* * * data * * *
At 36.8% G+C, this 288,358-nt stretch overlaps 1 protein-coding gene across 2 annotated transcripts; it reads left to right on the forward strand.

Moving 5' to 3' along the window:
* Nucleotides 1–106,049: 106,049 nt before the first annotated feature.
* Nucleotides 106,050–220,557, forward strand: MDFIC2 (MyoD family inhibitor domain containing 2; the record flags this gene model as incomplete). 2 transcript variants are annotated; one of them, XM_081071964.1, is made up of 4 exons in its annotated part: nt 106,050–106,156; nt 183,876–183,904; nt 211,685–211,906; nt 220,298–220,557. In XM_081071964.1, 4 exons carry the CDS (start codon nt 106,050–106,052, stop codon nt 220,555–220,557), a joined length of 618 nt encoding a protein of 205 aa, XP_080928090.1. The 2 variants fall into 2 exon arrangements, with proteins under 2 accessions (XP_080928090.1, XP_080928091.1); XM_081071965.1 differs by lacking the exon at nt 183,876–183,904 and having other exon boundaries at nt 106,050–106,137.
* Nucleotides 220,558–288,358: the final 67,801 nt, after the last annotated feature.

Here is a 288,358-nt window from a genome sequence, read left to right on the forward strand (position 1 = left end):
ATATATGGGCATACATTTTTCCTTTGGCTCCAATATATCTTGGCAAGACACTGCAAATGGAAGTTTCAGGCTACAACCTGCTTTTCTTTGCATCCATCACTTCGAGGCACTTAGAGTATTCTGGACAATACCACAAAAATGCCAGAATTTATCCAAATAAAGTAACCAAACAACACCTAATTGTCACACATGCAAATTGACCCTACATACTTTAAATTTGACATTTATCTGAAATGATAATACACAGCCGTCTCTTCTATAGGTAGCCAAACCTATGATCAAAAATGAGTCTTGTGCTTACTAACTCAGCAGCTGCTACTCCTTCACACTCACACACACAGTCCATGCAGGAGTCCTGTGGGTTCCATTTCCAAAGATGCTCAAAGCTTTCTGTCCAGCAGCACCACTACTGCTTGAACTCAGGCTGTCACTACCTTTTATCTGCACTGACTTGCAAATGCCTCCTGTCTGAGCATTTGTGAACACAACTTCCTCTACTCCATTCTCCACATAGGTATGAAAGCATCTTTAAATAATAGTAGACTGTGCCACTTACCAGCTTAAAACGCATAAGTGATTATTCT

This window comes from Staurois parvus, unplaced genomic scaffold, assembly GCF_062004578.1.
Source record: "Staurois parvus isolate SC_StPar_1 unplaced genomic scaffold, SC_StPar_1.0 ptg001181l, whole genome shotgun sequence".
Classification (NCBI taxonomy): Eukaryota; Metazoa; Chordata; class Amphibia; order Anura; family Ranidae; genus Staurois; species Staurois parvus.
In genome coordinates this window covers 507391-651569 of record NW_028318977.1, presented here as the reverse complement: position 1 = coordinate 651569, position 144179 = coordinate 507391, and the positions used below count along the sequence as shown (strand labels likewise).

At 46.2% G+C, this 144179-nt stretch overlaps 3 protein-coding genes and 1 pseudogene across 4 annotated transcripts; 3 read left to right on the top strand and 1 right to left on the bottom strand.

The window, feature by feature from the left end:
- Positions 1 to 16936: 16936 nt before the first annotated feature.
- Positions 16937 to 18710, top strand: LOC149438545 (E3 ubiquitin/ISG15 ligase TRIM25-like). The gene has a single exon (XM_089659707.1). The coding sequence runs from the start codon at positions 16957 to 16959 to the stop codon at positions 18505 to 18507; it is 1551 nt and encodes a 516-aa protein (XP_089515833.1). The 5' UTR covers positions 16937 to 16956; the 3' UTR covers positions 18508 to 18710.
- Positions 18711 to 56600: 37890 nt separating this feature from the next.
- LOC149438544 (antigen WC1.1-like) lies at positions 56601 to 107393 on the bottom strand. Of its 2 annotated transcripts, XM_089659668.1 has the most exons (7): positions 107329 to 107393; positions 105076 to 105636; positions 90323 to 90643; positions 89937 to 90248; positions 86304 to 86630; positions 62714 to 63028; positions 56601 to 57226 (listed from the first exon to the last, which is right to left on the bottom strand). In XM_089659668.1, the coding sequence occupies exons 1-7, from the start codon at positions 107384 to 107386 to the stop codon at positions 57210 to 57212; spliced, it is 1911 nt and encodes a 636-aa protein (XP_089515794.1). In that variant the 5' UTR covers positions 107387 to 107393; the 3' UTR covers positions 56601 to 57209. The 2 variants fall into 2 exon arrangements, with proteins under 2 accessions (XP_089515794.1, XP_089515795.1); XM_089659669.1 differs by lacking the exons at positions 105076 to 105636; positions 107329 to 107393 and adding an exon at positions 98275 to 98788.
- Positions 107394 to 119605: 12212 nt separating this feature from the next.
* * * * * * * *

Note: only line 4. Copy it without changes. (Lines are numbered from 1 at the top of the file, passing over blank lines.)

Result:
* Nucleotides 106,050–220,557, forward strand: MDFIC2 (MyoD family inhibitor domain containing 2; the record flags this gene model as incomplete). 2 transcript variants are annotated; one of them, XM_081071964.1, is made up of 4 exons in its annotated part: nt 106,050–106,156; nt 183,876–183,904; nt 211,685–211,906; nt 220,298–220,557. In XM_081071964.1, 4 exons carry the CDS (start codon nt 106,050–106,052, stop codon nt 220,555–220,557), a joined length of 618 nt encoding a protein of 205 aa, XP_080928090.1. The 2 variants fall into 2 exon arrangements, with proteins under 2 accessions (XP_080928090.1, XP_080928091.1); XM_081071965.1 differs by lacking the exon at nt 183,876–183,904 and having other exon boundaries at nt 106,050–106,137.